"I don't want ever to be a man," he said with passion. "I want always to be a little boy and to have fun."
- J.M. Barrie, Peter Pan
When I was little, one of my favorite places to visit was the library. Every week, I'd ride my bike over and check out all the fairy tales and fantasies I could. The pile, as I waited, would tower above my head and barely zipper into the red backpack my parents gave me on my eighth birthday. My favorite stories were the ones with beautiful illustrations and wild adventures (Peter Pan, with illustrations by Scott Gustafson was in my Top 10). Many nights, I fell asleep far after my bedtime by the light of a reading lamp.
Books were portals into other possibilities, and I was obsessed with this. But as I got older, I read less books. I wondered less about other worlds. It's not that I lost it altogether, there were just... other things to wonder about. How to pay rent. How to build a career. How to be a mother and raise my children. Just as Wendy did, to Peter Pan's dismay - I grew up.
But there's a silver lining. When Peter returns to find Wendy a grown woman, he takes her daughter back to Neverland, instead. It's a beautiful metaphor for life, really. How we wish we could hold onto each of these precious moments - 'to always be little and to have fun'. How we smile, wistfully, when we get to watch our children do it all over again. Life happens so quickly. It's here, and then it's gone, and there's so little time in the middle to savor the sweetest moments. When I remember that my life on earth is finite, I find myself asking, what am I investing in? What do you want to remember? What do you want to hold on to and pass on? The day you said, "I do"? The way your child looked at you when they were born? Have you been working to get in shape, or are you celebrating an anniversary, and want to commemorate it?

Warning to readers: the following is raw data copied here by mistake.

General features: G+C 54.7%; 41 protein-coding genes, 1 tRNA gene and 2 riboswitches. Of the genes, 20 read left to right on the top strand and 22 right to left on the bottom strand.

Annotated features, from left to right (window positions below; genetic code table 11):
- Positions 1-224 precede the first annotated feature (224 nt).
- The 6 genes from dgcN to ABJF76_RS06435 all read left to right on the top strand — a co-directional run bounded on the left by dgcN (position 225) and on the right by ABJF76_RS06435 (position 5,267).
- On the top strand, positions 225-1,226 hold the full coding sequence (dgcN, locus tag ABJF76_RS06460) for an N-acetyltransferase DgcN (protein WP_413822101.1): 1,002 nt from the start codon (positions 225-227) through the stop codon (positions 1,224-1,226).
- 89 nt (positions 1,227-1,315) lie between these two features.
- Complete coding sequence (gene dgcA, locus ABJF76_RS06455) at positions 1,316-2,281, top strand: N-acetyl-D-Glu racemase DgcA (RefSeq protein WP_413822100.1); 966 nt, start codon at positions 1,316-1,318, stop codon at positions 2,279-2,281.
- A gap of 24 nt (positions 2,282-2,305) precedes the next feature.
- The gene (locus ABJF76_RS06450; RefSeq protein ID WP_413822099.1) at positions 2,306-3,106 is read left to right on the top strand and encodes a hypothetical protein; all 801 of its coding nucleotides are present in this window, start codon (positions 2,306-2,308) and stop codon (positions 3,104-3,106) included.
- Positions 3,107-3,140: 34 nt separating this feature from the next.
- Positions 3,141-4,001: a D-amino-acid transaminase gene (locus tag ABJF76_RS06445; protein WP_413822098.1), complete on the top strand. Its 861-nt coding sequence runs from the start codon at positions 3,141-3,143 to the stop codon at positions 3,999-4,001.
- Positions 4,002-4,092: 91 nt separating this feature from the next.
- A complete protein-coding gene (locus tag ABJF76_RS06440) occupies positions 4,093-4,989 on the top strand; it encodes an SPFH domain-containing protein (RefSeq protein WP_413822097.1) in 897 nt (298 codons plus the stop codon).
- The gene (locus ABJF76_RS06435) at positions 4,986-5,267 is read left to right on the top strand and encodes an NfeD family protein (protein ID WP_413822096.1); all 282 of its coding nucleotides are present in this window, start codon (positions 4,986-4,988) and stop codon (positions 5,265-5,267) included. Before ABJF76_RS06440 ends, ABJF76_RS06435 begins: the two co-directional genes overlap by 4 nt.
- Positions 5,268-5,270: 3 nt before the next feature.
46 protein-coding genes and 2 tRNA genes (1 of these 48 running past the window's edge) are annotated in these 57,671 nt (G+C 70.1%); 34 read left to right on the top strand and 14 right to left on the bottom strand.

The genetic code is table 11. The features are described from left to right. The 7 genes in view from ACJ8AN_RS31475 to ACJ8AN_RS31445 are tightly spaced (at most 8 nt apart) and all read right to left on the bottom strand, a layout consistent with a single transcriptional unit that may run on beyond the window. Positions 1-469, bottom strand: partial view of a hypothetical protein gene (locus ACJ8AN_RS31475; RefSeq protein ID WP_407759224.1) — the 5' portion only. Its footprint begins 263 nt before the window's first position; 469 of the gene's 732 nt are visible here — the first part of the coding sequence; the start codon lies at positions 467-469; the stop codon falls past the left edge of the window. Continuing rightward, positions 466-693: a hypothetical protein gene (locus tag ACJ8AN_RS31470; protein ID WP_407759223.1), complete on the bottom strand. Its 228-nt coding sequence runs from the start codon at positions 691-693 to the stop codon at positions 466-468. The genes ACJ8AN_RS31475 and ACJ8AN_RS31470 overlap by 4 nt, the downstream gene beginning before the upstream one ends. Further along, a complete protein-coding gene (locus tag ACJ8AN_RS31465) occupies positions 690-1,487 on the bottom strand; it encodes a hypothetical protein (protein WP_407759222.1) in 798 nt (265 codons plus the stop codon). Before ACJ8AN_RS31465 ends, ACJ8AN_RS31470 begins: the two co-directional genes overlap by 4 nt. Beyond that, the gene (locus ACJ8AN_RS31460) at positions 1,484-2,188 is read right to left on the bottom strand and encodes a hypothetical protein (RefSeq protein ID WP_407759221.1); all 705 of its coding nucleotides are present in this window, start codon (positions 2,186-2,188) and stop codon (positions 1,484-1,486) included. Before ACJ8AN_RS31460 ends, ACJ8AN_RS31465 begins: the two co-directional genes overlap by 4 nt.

I always wanted to help people. At face-value, photography may seem like an odd way to do that. But I mean it when I say that's my goal. There's nothing more fulfilling than when a client thanks me for seeing them the way they want - need, even - to be seen. When I've heard them, understood them, and helped them share themselves in a meaningful way. After all, isn't this what everyone really wants? To be seen? To be known, and understood? So many of us are reaching for that feeling. I've always felt like photography gives people the opportunity to show more than what's visible to the eye. It allows us to hold onto a memory of who, and what, we are. It permits us to grow and to change, with the reassurance that the memories of where we came from will always be waiting for us, if we want them.
We may never return to Neverland. But the pastel Lagoon and the vibrant home of the Lost Boys will be our fond memory as we rock our little ones to sleep. We lived beautiful lives in a story full of wild adventure. And if we're lucky, we have photos to remember it by.